Times staff writer Robert L. Jackson contributed to this story.
Health Care Progess Report
Here are the five main plans facing Congress. They are now in the hands of Senate and House leaders, who will blend the plans and send separate proposals to their respective floors.
SOURCE: Senate Finance Committee
WHO PAYS: No initial requirement that employers or individuals buy insurance. Subsidies for low-wage workers to help them get coverage.
WHO'S COVERED: Voluntary participation. No guarantee of universal coverage.
BENEFITS: Standard benefit package including hospitalization, preventive care and mental illness.
FINANCING: Tax hike on cigarettes and a new tax on high-cost health plans.
STATUS: Committee approved 12-8 on July 2.
SOURCE: House Way & Means Committee
WHO PAYS: Employers pay 80% of coverage cost; employees pay 20%. Government subsidies for smaller firms and low-wage employees.
WHO'S COVERED: Everyone except illegal immigrants and prisoners. A new federal program would cover Medicaid recipients.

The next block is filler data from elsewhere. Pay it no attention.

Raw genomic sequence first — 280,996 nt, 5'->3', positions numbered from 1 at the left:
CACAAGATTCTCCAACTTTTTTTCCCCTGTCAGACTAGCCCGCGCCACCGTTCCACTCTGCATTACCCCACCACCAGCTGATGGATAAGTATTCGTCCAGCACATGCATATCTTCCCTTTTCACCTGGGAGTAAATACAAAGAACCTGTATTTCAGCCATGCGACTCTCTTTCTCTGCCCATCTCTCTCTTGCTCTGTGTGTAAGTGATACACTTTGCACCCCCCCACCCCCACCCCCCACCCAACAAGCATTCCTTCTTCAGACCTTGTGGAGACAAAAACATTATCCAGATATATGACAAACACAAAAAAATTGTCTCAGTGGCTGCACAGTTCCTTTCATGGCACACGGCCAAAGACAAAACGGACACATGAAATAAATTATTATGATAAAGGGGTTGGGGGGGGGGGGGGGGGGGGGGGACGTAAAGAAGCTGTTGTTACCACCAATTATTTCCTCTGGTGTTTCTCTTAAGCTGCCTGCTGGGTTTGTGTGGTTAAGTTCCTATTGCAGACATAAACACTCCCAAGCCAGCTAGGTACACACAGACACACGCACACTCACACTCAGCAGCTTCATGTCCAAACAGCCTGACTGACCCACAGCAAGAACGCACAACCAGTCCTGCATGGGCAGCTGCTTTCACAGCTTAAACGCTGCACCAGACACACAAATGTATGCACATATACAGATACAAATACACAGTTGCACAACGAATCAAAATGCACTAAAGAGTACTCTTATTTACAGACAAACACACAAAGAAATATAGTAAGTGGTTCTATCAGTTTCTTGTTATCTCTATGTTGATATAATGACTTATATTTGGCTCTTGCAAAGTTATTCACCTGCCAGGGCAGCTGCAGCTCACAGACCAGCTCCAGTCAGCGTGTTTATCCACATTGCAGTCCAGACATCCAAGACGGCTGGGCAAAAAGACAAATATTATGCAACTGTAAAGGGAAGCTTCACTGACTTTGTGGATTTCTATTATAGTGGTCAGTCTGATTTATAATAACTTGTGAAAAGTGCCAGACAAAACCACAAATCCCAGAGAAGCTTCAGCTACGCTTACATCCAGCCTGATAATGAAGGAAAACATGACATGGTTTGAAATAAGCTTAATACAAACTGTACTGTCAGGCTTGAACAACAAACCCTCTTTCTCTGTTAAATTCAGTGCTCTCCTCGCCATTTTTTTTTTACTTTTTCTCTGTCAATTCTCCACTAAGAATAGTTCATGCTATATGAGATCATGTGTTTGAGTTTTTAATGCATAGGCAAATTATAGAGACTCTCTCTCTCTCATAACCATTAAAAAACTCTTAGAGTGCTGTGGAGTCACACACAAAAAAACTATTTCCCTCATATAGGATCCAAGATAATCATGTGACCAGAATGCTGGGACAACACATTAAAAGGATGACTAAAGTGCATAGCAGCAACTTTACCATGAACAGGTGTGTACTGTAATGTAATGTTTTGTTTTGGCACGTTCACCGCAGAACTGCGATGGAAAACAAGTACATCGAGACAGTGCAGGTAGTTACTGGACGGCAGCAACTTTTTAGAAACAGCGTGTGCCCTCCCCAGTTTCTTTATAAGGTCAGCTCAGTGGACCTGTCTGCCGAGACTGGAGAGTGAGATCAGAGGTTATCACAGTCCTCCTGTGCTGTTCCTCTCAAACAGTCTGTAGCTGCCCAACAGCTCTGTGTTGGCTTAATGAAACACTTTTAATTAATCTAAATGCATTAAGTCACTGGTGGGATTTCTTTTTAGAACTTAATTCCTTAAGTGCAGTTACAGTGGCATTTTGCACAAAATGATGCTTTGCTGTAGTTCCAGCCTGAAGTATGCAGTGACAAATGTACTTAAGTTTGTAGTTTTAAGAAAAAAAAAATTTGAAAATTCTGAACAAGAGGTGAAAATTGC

BENEFITS: Comprehensive package with full payment for hospital service, prenatal care, infant care. Includes abortions.
FINANCING: Employers and workers pay most costs. 45-cent cigarette tax increase.
STATUS: Committee approved 20-8 on June 30.
SOURCE: Senate Labor and Human Resources Committee
WHO PAYS: Employers pay 80% of coverage cost; employees pay 20%. Businesses with fewer than 75 employees exempt from mandate but subject to payroll taxes ranging from 1% to 12%.
WHO'S COVERED: All legal residents.
BENEFITS: More generous package than most plans. Contains fallback system to trim benefits if costs exceed estimates.
FINANCING: $1.25 increase in cigarette tax.
STATUS: Committee approved 11-6 on June 9.
SOURCE: House Education and Labor Committee
WHO PAYS: Employers pay 80%; employees 20%. Subsidies for smaller firms and low-wage workers. Larger companies would insure own work force.
WHO'S COVERED: All legal residents.
BENEFITS: The most generous package. Includes expanded mental health coverage, dental treatment for adults.
FINANCING: None specified except employer employee contributions.
STATUS: Committee approved 26-17 on June 23.
SOURCE: Senate GOP
WHO PAYS: No requirement for employers or individuals to buy insurance. Phased-in subsidies available to those without employer coverage.
WHO'S COVERED: Voluntary. No guarantee of universal coverage. Reforms to make coverage more accessible.
BENEFITS: No standard benefit package, except for the poor.
FINANCING: No new taxes. Costs offset with future savings from Medicare and Medicaid.
STATUS: Introduced recently. Not taken up in committee.